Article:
International codes of ethics have come into effect for Australian nurses and midwives.
Leading Australian nursing and midwifery organisations collectively adopted the International Council of Nurses’ (ICN) Code of Ethics for Nurses and the International Confederation of Midwives’ (ICM) Code of Ethics for Midwives last month as their guiding documents on ethical decision making across the professions moving forward.
The Australian Nursing and Midwifery Federation (ANMF), Nursing and Midwifery Board of Australia (NMBA), Australian College of Midwives (ACM) and Australian College of Nursing (ACN) jointly agreed to adopt the codes after a steering group established to review the NMBA’s longstanding codes of ethics for nurses and midwives concluded the ICN and ICM documents provided high-level, contemporary leadership on ethical practice and should be accepted.
The ICN’s Code of Ethics for Nurses states elements that define standards of ethical conduct include nurses demonstrating compassion and integrity and advocating for access to healthcare, nurses maintaining standards of personal conduct that uphold the profession’s values, nurses implementing proper standards of clinical practice, and nurses fostering collaborative and respectful relationships with colleagues.
To be effective as an action-based tool, the ICN document says nurses must study and reflect on the code’s standards and apply them to everyday nursing and healthcare amid a changing society.
In a similar vein, the ICM’s International Code of Ethics for Midwives aims to improve the standard of care provided to women, babies and families across the globe through guidelines for midwives on education, practice and research.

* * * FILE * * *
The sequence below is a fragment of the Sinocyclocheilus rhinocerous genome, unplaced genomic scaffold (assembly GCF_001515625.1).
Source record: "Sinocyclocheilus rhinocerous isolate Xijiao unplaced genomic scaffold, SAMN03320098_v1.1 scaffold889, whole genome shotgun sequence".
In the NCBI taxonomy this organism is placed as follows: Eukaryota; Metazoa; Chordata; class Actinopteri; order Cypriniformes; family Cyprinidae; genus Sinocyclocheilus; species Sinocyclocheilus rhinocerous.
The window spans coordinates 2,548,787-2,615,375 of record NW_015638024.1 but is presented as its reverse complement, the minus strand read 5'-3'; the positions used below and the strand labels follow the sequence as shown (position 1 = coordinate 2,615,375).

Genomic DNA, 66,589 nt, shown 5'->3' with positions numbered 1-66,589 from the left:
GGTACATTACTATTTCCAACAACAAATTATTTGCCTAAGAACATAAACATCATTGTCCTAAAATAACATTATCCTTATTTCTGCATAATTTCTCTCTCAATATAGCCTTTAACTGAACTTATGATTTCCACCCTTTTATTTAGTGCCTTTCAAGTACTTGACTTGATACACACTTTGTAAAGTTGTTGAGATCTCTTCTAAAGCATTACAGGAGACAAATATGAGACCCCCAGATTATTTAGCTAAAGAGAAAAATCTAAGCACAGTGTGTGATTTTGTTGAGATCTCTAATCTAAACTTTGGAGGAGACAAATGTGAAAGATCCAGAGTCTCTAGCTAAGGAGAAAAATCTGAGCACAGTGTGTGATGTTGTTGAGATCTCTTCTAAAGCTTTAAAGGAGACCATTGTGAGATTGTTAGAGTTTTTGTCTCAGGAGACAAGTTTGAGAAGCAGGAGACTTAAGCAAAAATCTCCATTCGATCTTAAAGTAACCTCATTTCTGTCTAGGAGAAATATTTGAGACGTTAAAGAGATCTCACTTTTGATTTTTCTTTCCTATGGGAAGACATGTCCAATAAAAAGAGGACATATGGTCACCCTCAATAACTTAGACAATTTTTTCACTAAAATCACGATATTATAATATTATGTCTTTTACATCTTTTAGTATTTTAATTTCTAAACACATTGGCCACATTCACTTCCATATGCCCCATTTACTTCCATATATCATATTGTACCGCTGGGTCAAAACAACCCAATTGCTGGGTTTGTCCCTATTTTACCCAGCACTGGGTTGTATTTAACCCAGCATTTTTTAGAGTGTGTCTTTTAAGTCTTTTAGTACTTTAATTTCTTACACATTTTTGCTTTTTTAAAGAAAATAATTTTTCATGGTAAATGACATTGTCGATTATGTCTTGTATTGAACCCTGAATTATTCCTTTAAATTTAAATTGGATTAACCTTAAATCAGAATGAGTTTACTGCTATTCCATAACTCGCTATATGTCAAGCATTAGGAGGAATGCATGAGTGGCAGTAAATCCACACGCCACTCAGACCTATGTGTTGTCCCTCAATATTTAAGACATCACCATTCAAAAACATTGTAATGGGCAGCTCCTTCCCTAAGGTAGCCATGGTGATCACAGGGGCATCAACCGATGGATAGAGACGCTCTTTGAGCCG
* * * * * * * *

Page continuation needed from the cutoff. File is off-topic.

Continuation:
The code encourages midwives to support the rights of women and families to actively take part in decisions about their care, engage with policy and funding agencies to define women’s needs for health services, provide culturally respectful care, and ensure the advancement of midwifery knowledge is based on activities that protect the rights of women as persons.
“These mandates include how midwives relate to others, how they practise midwifery, how they uphold professional responsibilities and duties, and how they work to assure the integrity of the profession of midwifery,” the code states.
ANMF Federal Vice President Lori-Anne Sharp said the codes of ethics were a welcome advancement.
“Globally recognised standards of ethical conduct is highly relevant and will add strength and guidance to nurses and midwives in all aspects of their work.
“I encourage nurses and midwives to study the codes of ethics and am confident they will prove helpful in providing guidance when facing ethical dilemmas and standards of conduct.”
The new codes of ethics are available online at the Professional Standards section of the NMBA’s website.